Give Your Plants The Humidity They Need – Cold air requires only a small amount of water vapor before it becomes saturated, and so on an average winter day the air is moist. When you turn on a radiator to warm up this cold air, its capacity to hold water vapor is greatly increased. As the room becomes comfortable the amount of water vapor in the air is no longer enough to keep it moist. The air becomes ‘dry’; in technical terms the relative humidity has fallen.
Central heating in the depths of winter can produce air with the relative humidity of the Sahara desert.
Very few indoor plants actually like such conditions; many foliage plants and most flowering plants will suffer if you don’t do something to increase the humidity around the leaves. You can, of course, avoid the problem by finding a moist home for your plants – the kitchen, bathroom or a terrarium, but the living room atmosphere will be dry. You can use a humidifier to increase the moisture content of the whole room, but it is much more usual to use one or more of the techniques
below to produce a moist microclimate around the plant whilst the atmosphere in the rest of the room remains as dry as ever.
Misting. Use a mister to deposit a coating of small droplets over the leaves. lt is best to use tepid water and under cool conditions do this job in the morning so
that the foliage will be dry before nightfall. Cover all the plant, not just one side, and do not mist when the foliage is exposed to bright sunlight. Misting does more than provide a temporary increase in humidity; it has a cooling effect on hot sunny days, it discourages red spider mite and it reduces the dust deposit on leaves.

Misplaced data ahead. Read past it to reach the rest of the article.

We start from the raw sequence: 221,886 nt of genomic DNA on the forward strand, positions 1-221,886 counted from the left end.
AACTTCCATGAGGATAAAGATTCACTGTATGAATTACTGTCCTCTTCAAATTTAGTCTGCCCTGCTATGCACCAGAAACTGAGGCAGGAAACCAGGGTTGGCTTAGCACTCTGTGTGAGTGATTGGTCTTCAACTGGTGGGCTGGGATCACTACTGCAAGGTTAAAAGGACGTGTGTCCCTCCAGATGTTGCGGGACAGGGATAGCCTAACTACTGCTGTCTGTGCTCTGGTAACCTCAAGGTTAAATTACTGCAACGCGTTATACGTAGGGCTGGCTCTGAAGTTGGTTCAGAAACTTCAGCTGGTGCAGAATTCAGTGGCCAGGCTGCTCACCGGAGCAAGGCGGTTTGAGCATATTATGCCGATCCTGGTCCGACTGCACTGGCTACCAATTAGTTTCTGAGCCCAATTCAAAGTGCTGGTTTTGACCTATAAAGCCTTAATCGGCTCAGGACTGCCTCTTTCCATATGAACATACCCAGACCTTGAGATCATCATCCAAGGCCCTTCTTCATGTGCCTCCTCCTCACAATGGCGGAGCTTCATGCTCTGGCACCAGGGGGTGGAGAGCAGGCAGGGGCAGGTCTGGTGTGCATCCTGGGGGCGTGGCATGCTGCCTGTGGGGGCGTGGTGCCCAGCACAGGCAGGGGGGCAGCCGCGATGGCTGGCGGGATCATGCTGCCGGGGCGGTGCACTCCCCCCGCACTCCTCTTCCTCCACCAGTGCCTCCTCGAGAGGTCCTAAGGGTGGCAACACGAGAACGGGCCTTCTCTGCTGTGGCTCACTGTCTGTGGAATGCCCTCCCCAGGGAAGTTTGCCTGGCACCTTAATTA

Grouping. Plants grown in pot groups and indoor gardens have the benefit of increased moisture arising from damp compost and the foliage of surrounding plants. The air trapped between them will have an appreciably higher relative
humidity than the atmosphere around an isolated plant. The best method of raising the humidity is to use a pebble tray. There is a danger of too much humidity when
grouping plants together – make sure that there is enough space between them.
Double potting. Use an outer waterproof container and fill the space between the pot and the container with moist peat. Keep this packing material thoroughly and continually moist so that there will always be a surface layer of moisture to evaporate and raise the relative humidity. Double potting does more than raise the humidity – it provides a moisture reservoir below the pot and it insulates the compost inside the pot from sudden changes in temperature.